Quotations from Chapter 12 of Edward Gibbon's History of the Decline and Fall of the Roman Empire ("Conduct of the Army and Senate after the Death of Aurelian --- Reigns of Tacitus, Probus, Carus and his Sons 275 - 285 A.D.)"):

On the slightest touch the unsupported fabric of their pride and power fell to the ground. The expiring senate displayed a sudden lustre, blazed for a moment, and was extinguished for ever.

The most distinguished merit of those two officers was their respective prowess, of the one in the combats of Bacchus, of the other in those of Venus....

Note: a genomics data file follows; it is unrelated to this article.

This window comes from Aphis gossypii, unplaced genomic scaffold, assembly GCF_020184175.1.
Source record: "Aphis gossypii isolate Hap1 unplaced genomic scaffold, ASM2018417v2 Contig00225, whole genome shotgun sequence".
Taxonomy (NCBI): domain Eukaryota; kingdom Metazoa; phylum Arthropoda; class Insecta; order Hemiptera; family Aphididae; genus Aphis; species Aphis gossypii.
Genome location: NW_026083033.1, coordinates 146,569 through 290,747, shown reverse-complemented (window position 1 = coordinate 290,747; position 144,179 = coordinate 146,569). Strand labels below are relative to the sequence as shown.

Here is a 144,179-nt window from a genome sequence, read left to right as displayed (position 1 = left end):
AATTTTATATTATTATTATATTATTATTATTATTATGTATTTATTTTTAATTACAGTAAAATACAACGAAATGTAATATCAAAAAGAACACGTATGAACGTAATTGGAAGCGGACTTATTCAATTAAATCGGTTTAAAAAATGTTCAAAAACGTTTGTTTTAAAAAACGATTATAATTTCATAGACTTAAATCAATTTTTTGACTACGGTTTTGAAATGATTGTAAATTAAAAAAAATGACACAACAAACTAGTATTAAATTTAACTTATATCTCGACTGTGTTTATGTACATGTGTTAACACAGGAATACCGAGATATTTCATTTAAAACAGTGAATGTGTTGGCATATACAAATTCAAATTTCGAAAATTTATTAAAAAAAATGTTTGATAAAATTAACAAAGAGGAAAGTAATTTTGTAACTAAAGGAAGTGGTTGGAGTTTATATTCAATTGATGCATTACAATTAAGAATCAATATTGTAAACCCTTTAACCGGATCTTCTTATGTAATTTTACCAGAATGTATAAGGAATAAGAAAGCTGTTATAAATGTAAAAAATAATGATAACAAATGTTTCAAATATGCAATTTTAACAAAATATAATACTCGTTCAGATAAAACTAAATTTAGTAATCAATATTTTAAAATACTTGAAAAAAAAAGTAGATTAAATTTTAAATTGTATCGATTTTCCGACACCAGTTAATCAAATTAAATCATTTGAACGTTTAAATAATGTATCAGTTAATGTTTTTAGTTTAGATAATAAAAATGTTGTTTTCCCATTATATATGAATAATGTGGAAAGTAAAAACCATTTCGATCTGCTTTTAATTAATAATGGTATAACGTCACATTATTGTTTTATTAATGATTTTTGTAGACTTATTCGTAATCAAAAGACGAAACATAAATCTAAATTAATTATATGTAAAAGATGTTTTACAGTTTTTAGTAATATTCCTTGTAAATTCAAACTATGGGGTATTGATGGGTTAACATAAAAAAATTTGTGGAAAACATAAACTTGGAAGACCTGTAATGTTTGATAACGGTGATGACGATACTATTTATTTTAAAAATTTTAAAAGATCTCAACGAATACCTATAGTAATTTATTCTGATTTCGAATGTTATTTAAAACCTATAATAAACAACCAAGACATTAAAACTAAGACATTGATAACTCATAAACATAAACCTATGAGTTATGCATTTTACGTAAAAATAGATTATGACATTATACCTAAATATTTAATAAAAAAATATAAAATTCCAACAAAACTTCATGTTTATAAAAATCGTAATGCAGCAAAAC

footnote: A very surprising instance is recorded of the prowess of Proculus. He had taken one hundred Sarmatian virgins. The rest of the story he must relate in his own language: Ex his una nocte decem inivi; omnes tamen, quod in me erat, mulieres intra dies quindecim reddidi.

(see also Gibbon _-_Table_of_Contents, Gibbon_-_Thoughts_Upon_Reading, ... and for a single-page presentation of Gibbon quotes)


(correlates: FlashInThePan, GibbonChapter16, GibbonChapter11, ...)